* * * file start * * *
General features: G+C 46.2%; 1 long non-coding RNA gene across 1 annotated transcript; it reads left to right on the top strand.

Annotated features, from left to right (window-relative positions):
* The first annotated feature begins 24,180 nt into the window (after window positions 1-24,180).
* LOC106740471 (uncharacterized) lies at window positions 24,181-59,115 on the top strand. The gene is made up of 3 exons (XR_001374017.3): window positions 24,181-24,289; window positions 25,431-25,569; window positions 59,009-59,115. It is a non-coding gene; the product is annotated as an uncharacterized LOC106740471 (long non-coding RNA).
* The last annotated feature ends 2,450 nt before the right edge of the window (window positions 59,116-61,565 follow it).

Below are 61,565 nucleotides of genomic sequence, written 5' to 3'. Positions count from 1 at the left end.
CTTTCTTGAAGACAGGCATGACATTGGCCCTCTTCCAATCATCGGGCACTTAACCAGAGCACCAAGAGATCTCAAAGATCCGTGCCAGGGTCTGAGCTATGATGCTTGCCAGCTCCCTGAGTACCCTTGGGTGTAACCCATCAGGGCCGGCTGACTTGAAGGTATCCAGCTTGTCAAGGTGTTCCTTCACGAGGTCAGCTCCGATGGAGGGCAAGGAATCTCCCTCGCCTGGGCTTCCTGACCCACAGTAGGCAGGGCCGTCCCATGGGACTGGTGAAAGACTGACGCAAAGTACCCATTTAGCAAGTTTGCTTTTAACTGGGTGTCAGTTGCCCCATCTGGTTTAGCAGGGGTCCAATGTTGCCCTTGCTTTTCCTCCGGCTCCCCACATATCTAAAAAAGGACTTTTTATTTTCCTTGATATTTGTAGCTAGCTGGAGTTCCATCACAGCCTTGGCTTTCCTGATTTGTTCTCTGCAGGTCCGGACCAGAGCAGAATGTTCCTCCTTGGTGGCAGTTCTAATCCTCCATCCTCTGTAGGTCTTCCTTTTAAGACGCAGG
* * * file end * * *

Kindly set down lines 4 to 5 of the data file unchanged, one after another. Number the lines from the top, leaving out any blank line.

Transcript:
* LOC106740471 (uncharacterized) lies at window positions 24,181-59,115 on the top strand. The gene is made up of 3 exons (XR_001374017.3): window positions 24,181-24,289; window positions 25,431-25,569; window positions 59,009-59,115. It is a non-coding gene; the product is annotated as an uncharacterized LOC106740471 (long non-coding RNA).
* The last annotated feature ends 2,450 nt before the right edge of the window (window positions 59,116-61,565 follow it).